Social media has revolutionised the way we communicate, engage and perceive the people around us. In an age where statuses, 'likes' and photo uploads document our every move, our identities and reputation are firmly shaped by our social presence.
Data concerning our daily use of Smartphones comes thick and fast, each survey suggesting even greater use than before. The recent report from Deloitte on the use of the Smartphone contained staggering statistics. F
This week, the media is going to town on the story featuring a female barrister, who received a pretty sleazy and flirty email on professional networking site LinkedIn, from a considerably older, married senior lawyer, who was clearly taken with the counsel half his age.
Every year the NSPCC shines a spotlight on the troubles children choose to contact us about via ChildLine. This year the glare starkly exposes the gro...
The struggle of being a parent to a teenager is a long documented one: the slammed doors, the wild mood swings, the homework meltdowns, the arguments, and the realisation your once little darling is growing parts that are turning them from sweet to something distinctly more sexual.
When news of Tony Hall's vision for the BBC started to spread across the various digital channels on Monday, I couldn't help but feel there was one specific platform that needed mentioning: Periscope.
A toddler lies dead on a beach, his young life having been ended as he and his family desperately tried to escape war-torn Syria for a better, seeming...
Since the start of the new millennium our exposure to chiselled arms, shaved chests and sculpted six-packs has been impossible to avoid, as marketing executives the world over latched on to this aesthetic ideal to promote products and sell services.
The problem with almost all of these features are their expectations of us as human beings. They're hopelessly unrealistic. I, for example, do not want my family to know where I am all the time. For starters there's the basic issue of privacy, and, secondly, if they did know they'd probably start wondering why I don't have a drinking problem.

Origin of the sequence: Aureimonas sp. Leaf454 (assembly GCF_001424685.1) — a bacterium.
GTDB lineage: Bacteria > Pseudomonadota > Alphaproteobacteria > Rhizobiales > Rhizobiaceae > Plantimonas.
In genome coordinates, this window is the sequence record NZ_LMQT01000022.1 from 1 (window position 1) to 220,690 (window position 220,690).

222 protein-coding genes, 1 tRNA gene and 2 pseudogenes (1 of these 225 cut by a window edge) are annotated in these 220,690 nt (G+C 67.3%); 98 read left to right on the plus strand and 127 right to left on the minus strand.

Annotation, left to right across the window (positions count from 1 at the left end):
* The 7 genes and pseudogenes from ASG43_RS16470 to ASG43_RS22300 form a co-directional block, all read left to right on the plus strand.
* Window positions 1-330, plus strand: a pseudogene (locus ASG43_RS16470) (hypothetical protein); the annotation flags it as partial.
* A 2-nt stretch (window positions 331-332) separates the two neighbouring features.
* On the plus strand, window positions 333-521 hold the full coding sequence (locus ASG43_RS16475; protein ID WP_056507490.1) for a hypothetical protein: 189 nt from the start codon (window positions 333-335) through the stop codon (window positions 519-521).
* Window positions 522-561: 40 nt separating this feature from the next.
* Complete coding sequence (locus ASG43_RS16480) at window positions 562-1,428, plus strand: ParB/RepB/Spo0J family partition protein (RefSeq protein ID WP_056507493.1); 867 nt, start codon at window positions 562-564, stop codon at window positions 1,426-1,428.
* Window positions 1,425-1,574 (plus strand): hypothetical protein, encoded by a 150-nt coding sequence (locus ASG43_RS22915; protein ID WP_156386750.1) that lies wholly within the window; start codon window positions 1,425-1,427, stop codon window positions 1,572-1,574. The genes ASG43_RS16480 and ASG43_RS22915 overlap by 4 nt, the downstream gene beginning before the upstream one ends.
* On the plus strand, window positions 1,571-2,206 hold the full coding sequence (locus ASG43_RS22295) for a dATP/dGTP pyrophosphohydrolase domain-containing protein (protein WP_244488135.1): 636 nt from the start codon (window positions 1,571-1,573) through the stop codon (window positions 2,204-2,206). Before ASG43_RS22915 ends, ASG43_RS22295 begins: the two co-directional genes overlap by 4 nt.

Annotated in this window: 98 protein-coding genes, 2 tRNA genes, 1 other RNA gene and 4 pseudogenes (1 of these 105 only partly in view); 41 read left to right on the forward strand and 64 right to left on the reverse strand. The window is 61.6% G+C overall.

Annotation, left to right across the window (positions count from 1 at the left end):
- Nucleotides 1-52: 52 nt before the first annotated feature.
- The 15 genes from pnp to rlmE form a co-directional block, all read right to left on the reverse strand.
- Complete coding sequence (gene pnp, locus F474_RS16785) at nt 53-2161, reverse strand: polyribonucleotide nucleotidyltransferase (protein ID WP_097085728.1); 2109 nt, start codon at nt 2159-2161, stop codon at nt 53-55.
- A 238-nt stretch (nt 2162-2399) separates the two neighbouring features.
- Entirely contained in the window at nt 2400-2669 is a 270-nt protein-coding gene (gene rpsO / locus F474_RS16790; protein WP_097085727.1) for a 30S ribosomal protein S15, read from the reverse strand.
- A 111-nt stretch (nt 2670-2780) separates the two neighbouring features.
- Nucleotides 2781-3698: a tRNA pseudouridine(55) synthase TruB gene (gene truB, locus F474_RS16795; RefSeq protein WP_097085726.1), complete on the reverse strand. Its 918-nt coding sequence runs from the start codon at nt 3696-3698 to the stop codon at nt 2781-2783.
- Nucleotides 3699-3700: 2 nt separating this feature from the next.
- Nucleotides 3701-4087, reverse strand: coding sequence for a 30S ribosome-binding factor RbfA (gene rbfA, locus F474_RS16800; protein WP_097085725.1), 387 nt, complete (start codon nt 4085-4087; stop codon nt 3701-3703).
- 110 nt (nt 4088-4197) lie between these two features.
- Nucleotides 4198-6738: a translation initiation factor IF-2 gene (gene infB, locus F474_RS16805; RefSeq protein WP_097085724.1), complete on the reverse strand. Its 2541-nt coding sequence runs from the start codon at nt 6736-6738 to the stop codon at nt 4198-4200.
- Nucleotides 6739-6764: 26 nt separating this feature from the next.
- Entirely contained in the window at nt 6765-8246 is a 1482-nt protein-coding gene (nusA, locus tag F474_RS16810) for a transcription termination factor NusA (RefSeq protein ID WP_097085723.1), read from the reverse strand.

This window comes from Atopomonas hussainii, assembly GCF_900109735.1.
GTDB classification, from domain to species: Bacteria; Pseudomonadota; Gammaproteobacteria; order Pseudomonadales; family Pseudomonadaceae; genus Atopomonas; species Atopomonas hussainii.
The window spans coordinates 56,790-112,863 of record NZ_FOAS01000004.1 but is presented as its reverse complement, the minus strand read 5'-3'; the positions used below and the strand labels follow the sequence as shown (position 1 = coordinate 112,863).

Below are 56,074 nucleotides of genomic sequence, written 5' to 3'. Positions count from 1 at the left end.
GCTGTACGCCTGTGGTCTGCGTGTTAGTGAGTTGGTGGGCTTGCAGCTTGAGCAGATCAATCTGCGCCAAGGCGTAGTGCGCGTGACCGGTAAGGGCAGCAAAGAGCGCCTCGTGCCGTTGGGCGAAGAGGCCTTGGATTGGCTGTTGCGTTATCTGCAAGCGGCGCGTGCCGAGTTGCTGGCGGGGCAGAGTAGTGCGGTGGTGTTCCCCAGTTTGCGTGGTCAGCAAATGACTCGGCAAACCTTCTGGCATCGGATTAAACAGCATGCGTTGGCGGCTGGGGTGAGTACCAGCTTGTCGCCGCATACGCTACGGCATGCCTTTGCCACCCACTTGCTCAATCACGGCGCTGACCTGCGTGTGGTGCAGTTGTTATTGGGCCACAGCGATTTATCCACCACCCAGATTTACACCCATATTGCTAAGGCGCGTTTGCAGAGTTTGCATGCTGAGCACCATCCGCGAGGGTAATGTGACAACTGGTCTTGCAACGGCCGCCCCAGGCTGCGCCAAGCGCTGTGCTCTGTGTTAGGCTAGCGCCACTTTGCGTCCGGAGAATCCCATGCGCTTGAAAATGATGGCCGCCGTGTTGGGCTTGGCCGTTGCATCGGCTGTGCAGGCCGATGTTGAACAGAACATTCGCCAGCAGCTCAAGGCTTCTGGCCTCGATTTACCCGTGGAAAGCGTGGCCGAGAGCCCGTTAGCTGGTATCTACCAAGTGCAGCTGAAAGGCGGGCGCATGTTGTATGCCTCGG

We've all got a friend who has finally found the perfect job, perfect partner or perfect home. Well if it's that fricking perfect then damn well enjoy it love, don't go banging on about it on social media. The more you boast, the less I believe you. You're the ultimate Facebook Phony.
Huberta was a hippo, thought to have been born in 1928 on South Africa's Zululand coast. She made the news because, unlike other hippos, she liked to wander. By her journey's end, she had traveled well over a thousand miles. The media of the day reported her progress - she was a celebrity in her own right. When Huberta was shot dead, it caused an outcry.
The stuff I don't post on social media are the things that keep me up at night. The discussions I've had with Dad about Mum's health. Worries about whether Mum will make it up the stairs tonight. How exasperated I feel that my family seem to have stopped leaving the house.
It is believed that, by having a 'delete' button, under 18s will have the opportunity to redeem their reputation: for example, by removing embarrassing content that could potentially ruin their future career or negatively impact a school place.
Whatever happened to acceptance and tolerance? Why is personal greed and hatred so publically rampant? It's true that hate, greed and intolerance has run through history like a vein but at the moment it feels like it's an open season for attacking others and that greed, selfishness and spite is very much 'on trend'.
To take these away is to take away connections and community. And when you take away that, you silence individual beings, you make them fade and you tell them - just as they're finding places they can thrive - they are not important.
Travel for the sake of tick boxes not only undermines even the most basic reasons for travelling, but distills whole nations into one landmark, one ruin, one temple. A country is more than the sum of its famous places. And you can circumnavigate without ever leaving the Southern Ocean, thus never seeing or steeping foot in any country at all.